Prime Minister Narendra Modi has arrived at BJP headquarters in Delhi, where supporters showered him and party president Amit Shah with flower petals.

    He is said to address the party faithful shortly.

  12. The end of the Left?

    The 2019 general elections have cast a shadow over the relevance of the once formidable Left parties in India.

    The eastern state of West Bengal and the southern state of Kerala were strongholds for communist and left-wing parties until a few years ago. These parties were hoping to make a comeback in this election, but they have been routed in both states.

    An alliance of leftist parties led West Bengal for almost four decades and had more than 40 MPs in 2004.

    But now they only rule Kerala and may end up with fewer than five MPs in parliament.

    "The Left parties were on a ventilator before, but now they are officially dead," said one political analyst.

    Left parties
  13. India's 'missing' Muslim politicians

    Priyanka Pathak

    BBC religious affairs reporter

    Shakeel Ahmad, a Congress party veteran, quit when he was denied a ticket, and ran as an independent candidate.

    Mr Ahmad is trailing in his seat, Madhubani, in the eastern state of Bihar.

    His decision was startling - it revealed the resentment among Indian Muslims who are concerned about their shrinking political representation.

    India has the world's second largest Muslim population, but few Muslim MPs.

    Only seven of the BJP's 437 candidates - and 32 of the Congress party's 423 candidates - are Muslim.

    "Everyone wants better streets, better schools and better jobs. But they are making it all about religion, Shakeel Ahmad has done good work here, but he is not given a ticket because he is Muslim," said Mohammad Qadri, a resident of Madhubani.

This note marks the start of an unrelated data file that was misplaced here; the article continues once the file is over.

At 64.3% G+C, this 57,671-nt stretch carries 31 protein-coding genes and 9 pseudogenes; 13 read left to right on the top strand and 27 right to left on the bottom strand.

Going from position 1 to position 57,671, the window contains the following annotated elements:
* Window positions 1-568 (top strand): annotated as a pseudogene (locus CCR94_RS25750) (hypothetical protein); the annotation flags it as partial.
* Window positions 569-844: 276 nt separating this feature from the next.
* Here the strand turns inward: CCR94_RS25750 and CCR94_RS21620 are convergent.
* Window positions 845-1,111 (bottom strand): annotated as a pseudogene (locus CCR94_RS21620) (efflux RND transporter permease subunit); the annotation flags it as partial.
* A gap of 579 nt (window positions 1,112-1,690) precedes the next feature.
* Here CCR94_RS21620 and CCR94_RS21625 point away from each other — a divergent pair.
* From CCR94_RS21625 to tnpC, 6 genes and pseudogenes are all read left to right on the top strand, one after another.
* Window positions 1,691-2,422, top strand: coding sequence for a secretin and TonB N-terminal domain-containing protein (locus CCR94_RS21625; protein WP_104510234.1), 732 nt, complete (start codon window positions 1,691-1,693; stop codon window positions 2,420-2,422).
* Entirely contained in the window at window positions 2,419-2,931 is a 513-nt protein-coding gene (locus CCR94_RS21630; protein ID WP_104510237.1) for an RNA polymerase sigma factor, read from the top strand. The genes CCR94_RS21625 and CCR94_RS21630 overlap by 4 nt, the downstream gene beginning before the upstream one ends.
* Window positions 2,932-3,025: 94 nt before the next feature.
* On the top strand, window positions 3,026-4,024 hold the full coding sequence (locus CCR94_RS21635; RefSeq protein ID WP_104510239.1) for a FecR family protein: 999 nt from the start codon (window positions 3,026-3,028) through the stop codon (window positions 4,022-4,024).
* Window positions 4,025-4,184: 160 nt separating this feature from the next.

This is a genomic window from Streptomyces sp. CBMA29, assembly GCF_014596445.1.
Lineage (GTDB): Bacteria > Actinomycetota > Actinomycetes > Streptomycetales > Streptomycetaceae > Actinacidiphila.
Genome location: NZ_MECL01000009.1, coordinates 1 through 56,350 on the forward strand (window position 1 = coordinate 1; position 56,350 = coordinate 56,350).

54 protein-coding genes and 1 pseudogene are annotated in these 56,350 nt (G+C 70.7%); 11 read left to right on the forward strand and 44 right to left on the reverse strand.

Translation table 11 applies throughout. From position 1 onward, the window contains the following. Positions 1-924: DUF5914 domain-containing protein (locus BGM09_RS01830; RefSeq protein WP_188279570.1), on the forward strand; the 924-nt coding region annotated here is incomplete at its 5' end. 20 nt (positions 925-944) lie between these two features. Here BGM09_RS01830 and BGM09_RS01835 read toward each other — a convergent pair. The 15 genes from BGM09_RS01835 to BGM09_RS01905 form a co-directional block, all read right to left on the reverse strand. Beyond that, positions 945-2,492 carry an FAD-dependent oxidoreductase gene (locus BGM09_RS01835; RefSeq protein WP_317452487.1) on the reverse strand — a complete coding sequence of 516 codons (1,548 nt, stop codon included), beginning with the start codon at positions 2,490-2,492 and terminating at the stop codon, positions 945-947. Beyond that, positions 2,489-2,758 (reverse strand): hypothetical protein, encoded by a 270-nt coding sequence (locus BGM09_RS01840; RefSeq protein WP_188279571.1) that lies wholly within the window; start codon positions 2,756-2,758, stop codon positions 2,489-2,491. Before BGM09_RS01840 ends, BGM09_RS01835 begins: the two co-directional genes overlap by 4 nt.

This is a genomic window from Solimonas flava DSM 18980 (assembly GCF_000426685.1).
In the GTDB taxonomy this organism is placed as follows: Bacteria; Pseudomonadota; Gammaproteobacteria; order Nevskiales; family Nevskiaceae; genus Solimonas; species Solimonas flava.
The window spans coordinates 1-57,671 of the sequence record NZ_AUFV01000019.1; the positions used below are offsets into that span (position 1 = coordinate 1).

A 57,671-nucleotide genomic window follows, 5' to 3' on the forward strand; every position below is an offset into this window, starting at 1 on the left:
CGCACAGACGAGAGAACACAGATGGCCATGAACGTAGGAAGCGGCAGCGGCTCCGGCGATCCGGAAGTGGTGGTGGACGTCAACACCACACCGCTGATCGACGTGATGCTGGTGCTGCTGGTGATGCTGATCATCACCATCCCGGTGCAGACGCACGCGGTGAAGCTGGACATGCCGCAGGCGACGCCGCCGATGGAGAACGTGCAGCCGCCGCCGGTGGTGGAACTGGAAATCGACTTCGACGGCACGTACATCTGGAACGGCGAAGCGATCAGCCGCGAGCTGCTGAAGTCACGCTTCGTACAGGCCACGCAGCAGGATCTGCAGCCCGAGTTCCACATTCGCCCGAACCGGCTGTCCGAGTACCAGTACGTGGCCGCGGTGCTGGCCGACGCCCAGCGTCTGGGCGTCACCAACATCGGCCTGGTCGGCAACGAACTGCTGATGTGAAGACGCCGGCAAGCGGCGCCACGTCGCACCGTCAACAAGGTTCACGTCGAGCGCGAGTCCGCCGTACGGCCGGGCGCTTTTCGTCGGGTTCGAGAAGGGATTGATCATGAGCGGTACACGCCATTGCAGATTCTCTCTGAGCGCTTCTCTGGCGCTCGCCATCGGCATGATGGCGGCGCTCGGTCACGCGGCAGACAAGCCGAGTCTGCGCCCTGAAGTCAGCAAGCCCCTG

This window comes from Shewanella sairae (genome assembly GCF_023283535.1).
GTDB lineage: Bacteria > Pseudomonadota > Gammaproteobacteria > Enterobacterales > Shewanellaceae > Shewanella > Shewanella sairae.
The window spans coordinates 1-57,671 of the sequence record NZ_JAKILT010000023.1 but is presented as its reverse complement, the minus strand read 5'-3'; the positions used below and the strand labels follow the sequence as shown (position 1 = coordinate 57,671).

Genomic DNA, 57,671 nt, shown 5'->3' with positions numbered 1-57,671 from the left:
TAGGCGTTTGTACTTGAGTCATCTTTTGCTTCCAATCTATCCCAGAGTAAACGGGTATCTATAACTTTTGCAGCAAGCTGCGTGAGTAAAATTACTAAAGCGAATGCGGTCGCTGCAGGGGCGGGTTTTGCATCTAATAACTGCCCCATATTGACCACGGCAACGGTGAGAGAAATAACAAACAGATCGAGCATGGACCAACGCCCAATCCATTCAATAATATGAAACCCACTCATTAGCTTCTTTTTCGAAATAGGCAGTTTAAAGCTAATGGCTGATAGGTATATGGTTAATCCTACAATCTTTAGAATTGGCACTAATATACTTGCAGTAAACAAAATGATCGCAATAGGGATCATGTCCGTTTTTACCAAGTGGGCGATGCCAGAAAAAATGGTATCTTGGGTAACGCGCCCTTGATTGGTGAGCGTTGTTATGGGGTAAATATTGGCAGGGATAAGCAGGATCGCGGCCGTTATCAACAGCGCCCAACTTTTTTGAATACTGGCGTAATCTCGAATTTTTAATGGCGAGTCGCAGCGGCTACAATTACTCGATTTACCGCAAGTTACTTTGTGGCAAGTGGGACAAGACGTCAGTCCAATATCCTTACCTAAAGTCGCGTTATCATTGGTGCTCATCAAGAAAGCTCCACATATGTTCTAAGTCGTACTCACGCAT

"We did not hope for anything from the BJP. But we had hopes from Congress."

    Shakeel Ahmad
    Image caption: Shakeel Ahmad ran as an independent candidate
  14. Modi win puts India in 'uncharted territory'

    BJP supporters celebrate in front of a poster of Mr Modi.

    "When people trust each other and distrust their leader you get democracy, but when people distrust each other and trust the leader you get dictatorship," leading analyst Pratap Bhanu Mehta told the BBC's Jugal Purohit in an exclusive interview.

    He said this was perhaps the strongest government India has had since it became an independent nation in 1947. He asserted that even India's first prime minister Jawaharlal Nehru did not have the kind of control Mr Modi has over his party.

    As for India's main opposition Congress party, Mr Mehta said it needed a "complete overhaul" and the Gandhi family would have to "loosen its rein" on the party.

    India, he added, was now in "uncharted territory".

    "Expect constitutional amendments and an emboldened Hindu nationalism, which will seek fundamental changes."

    He also expressed concern over the fact that there were no "external checks" on Mr Modi.

    "Democracy survives on fragmentation of power. [But] we are largely at the whims of one person and what he decided to do with this extraordinary mandate."

  15. 'We will not accept Gandhi's resignation'

    Divya Arya, BBC World Service